Doctors, pharmacists coping with amoxicillin shortage

Young girl receiving oral liquid medicine
Young girl receiving oral liquid medicine

Sasiistock / iStock

A shortage of the antibiotic amoxicillin, which has affected countries around the world since early summer, is now complicating patient care in the United States.

Amoxicillin is commonly prescribed for children to treat bacterial infections such as those affecting the ear and throat, and shortages can have far-reaching implications for physicians, pharmacists, and healthcare systems, especially in the outpatient setting, George Udeani, PharmD, clinical professor and department head of pharmacy practice at the Texas A&M Irma Rangel School of Pharmacy, told CIDRAP News.

"In the outpatient and community practice settings, physicians write prescriptions for patients who fill these prescriptions at any of the thousands of pharmacies across the country, some via mail-order services," he said. "When drug shortages occur in these settings, pharmacists typically contact the physicians for alternative recommendations, sometimes resulting in delayed care, particularly in children with infections, such as otitis media [ear infection]." 

Although amoxicillin-clavulanate and cefuroxime are good available alternatives to amoxicillin for pediatric bacterial infections, Udeani said, "there is concern antibiotic shortages could lead to antimicrobial resistance, as physicians may have to resort to less optimal agents to treat their patients."

The shortage comes alongside as an unprecedented, early surge in demand for pediatric hospital beds for respiratory illness in young children, likely because young children weren't exposed to many viruses during the COVID-19 pandemic.

Although the bulk of those hospitalizations appear to be for respiratory syncytial virus (RSV), flu, and enterovirus, which are not treatable with antibiotics, some providers may presumptively treat respiratory infections with an antibiotic first.

Lack of availability has also been reported in Ireland, Malaysia, Romania, and Australia, where a government database lists the reasons as "manufacturing" and "unexpected increase in consumer demand." This summer, Canada reported a 3-month shortage of injectable amoxicillin.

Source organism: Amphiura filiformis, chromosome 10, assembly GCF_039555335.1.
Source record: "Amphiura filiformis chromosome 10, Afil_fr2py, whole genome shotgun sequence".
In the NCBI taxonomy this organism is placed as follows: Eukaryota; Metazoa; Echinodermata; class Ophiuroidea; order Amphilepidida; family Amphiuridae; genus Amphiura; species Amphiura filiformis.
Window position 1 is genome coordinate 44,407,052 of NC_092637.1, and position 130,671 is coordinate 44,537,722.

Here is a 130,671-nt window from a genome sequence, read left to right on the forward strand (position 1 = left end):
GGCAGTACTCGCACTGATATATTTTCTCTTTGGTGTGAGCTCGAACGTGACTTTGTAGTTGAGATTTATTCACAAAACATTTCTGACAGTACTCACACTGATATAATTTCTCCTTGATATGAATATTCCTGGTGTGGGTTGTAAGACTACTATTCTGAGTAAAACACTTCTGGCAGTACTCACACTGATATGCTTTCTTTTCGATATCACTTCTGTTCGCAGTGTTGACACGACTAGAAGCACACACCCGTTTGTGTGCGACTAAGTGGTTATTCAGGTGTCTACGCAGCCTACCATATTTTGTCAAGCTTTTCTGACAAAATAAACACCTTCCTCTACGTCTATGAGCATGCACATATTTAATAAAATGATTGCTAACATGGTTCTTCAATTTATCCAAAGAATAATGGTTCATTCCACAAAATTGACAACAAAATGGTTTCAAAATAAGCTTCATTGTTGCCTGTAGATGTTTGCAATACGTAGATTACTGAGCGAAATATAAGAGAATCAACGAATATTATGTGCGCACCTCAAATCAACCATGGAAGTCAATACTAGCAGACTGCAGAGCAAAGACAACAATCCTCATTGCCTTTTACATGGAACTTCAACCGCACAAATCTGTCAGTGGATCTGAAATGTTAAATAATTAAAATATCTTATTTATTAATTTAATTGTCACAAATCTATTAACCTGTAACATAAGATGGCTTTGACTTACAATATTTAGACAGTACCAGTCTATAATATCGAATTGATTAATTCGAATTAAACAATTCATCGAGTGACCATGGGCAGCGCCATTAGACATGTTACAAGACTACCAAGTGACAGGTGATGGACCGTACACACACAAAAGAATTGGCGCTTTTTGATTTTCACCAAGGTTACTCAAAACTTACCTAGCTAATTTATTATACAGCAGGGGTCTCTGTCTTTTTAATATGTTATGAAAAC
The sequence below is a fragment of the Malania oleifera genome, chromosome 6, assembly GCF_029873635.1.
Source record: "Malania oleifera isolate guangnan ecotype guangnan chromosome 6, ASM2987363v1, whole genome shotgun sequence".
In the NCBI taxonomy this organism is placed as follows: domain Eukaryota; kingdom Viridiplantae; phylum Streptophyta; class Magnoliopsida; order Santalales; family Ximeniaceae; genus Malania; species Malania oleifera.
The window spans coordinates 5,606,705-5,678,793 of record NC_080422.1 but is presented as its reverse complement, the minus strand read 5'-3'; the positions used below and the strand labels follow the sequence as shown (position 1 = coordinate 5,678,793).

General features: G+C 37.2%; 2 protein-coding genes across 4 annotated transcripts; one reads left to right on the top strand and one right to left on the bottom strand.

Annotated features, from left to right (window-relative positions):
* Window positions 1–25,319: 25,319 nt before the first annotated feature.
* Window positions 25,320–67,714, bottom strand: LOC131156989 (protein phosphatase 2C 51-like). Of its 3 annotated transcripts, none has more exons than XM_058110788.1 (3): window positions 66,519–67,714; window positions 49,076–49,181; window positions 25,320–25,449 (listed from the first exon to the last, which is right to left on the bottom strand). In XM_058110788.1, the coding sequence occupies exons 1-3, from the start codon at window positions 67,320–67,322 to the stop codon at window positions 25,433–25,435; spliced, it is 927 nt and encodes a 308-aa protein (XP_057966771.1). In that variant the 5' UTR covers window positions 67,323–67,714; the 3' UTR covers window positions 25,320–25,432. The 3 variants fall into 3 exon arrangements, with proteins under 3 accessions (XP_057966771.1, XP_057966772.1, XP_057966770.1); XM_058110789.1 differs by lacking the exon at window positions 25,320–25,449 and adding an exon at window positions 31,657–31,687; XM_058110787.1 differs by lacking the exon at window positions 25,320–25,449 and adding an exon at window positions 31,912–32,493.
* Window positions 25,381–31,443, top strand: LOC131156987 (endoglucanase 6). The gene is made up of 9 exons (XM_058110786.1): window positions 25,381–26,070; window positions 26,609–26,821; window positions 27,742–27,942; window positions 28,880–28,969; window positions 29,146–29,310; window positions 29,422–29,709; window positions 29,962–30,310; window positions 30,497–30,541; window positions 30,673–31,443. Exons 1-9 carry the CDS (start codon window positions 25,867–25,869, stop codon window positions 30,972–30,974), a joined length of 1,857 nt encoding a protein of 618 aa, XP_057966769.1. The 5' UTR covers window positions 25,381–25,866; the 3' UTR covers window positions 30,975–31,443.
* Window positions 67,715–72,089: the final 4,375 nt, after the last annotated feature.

Health systems conserving doses

The US Centers for Disease Control and Prevention lists amoxicillin as first-line therapy for conditions such as bacterial pneumonia and ear, sinus, and throat infections in children. While amoxicillin capsules and tablets of different dosages are in low supply, most (at least 19) of the affected products are liquid forms usually used in children.

The dearth came to light in the United States on Oct 17, when CVS said that some Massachusetts pharmacies had been "experiencing an isolated product shortage." The lack has prompted at least one East Coast children's hospital to publish a treatment algorithm for use during the shortage.

So far, the pharmacies at Children's Minnesota in Minneapolis have been able to manage the amoxicillin shortage, although supplies are low, according to a statement from frontline staff shared by Public Relations/External Communications Manager Dina Elrashidy. 

"To contain the situation, we did have to submit a special request for increased allocations from our primary wholesaler and had to connect with other sources to secure additional inventory," the statement said. "We also sent out systemwide communication asking all providers to prescribe alternative antibiotics when appropriate."